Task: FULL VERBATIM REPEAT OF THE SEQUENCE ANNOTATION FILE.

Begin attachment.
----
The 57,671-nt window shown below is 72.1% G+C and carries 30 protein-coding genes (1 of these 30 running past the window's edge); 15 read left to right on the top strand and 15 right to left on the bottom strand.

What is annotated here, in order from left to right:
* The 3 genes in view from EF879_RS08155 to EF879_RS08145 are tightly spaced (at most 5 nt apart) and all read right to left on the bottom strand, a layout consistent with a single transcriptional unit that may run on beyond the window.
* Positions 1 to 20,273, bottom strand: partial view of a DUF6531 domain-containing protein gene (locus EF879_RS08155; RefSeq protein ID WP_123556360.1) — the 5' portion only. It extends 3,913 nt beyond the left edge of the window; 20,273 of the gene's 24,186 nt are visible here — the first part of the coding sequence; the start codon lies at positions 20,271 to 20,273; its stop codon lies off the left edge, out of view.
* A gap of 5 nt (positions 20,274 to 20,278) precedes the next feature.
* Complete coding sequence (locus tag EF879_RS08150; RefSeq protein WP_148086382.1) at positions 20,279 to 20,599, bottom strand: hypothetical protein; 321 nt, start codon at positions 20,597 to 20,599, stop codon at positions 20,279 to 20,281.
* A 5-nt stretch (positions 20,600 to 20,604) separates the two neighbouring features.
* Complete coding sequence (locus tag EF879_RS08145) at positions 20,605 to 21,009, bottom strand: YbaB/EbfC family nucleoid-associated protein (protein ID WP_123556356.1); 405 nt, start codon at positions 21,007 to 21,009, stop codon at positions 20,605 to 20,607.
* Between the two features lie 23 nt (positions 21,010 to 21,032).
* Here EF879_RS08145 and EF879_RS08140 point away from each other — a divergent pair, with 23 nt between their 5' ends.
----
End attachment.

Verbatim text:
The 57,671-nt window shown below is 72.1% G+C and carries 30 protein-coding genes (1 of these 30 running past the window's edge); 15 read left to right on the top strand and 15 right to left on the bottom strand.

What is annotated here, in order from left to right:
* The 3 genes in view from EF879_RS08155 to EF879_RS08145 are tightly spaced (at most 5 nt apart) and all read right to left on the bottom strand, a layout consistent with a single transcriptional unit that may run on beyond the window.
* Positions 1 to 20,273, bottom strand: partial view of a DUF6531 domain-containing protein gene (locus EF879_RS08155; RefSeq protein ID WP_123556360.1) — the 5' portion only. It extends 3,913 nt beyond the left edge of the window; 20,273 of the gene's 24,186 nt are visible here — the first part of the coding sequence; the start codon lies at positions 20,271 to 20,273; its stop codon lies off the left edge, out of view.
* A gap of 5 nt (positions 20,274 to 20,278) precedes the next feature.
* Complete coding sequence (locus tag EF879_RS08150; RefSeq protein WP_148086382.1) at positions 20,279 to 20,599, bottom strand: hypothetical protein; 321 nt, start codon at positions 20,597 to 20,599, stop codon at positions 20,279 to 20,281.
* A 5-nt stretch (positions 20,600 to 20,604) separates the two neighbouring features.
* Complete coding sequence (locus tag EF879_RS08145) at positions 20,605 to 21,009, bottom strand: YbaB/EbfC family nucleoid-associated protein (protein ID WP_123556356.1); 405 nt, start codon at positions 21,007 to 21,009, stop codon at positions 20,605 to 20,607.
* Between the two features lie 23 nt (positions 21,010 to 21,032).
* Here EF879_RS08145 and EF879_RS08140 point away from each other — a divergent pair, with 23 nt between their 5' ends.